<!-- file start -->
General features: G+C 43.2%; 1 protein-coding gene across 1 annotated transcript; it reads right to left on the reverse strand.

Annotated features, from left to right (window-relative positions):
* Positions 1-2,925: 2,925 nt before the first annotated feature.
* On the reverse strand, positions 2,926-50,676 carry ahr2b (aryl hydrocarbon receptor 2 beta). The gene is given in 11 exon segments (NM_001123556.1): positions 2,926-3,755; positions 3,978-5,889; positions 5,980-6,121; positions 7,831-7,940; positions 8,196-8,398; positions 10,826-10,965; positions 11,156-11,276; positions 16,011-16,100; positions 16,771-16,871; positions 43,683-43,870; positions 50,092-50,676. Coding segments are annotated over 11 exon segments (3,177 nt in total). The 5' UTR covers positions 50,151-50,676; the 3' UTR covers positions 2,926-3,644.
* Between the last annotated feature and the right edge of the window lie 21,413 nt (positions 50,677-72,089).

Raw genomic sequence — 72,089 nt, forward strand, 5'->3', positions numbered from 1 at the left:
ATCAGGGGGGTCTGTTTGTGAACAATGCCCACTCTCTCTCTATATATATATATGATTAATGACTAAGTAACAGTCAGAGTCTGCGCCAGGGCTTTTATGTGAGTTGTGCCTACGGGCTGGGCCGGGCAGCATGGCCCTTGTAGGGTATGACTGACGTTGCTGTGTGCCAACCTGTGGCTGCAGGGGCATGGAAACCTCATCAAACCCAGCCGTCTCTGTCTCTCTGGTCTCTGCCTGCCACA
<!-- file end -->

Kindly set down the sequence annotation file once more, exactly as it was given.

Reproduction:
General features: G+C 43.2%; 1 protein-coding gene across 1 annotated transcript; it reads right to left on the reverse strand.

Annotated features, from left to right (window-relative positions):
* Positions 1-2,925: 2,925 nt before the first annotated feature.
* On the reverse strand, positions 2,926-50,676 carry ahr2b (aryl hydrocarbon receptor 2 beta). The gene is given in 11 exon segments (NM_001123556.1): positions 2,926-3,755; positions 3,978-5,889; positions 5,980-6,121; positions 7,831-7,940; positions 8,196-8,398; positions 10,826-10,965; positions 11,156-11,276; positions 16,011-16,100; positions 16,771-16,871; positions 43,683-43,870; positions 50,092-50,676. Coding segments are annotated over 11 exon segments (3,177 nt in total). The 5' UTR covers positions 50,151-50,676; the 3' UTR covers positions 2,926-3,644.
* Between the last annotated feature and the right edge of the window lie 21,413 nt (positions 50,677-72,089).

Raw genomic sequence — 72,089 nt, forward strand, 5'->3', positions numbered from 1 at the left:
ATCAGGGGGGTCTGTTTGTGAACAATGCCCACTCTCTCTCTATATATATATATGATTAATGACTAAGTAACAGTCAGAGTCTGCGCCAGGGCTTTTATGTGAGTTGTGCCTACGGGCTGGGCCGGGCAGCATGGCCCTTGTAGGGTATGACTGACGTTGCTGTGTGCCAACCTGTGGCTGCAGGGGCATGGAAACCTCATCAAACCCAGCCGTCTCTGTCTCTCTGGTCTCTGCCTGCCACA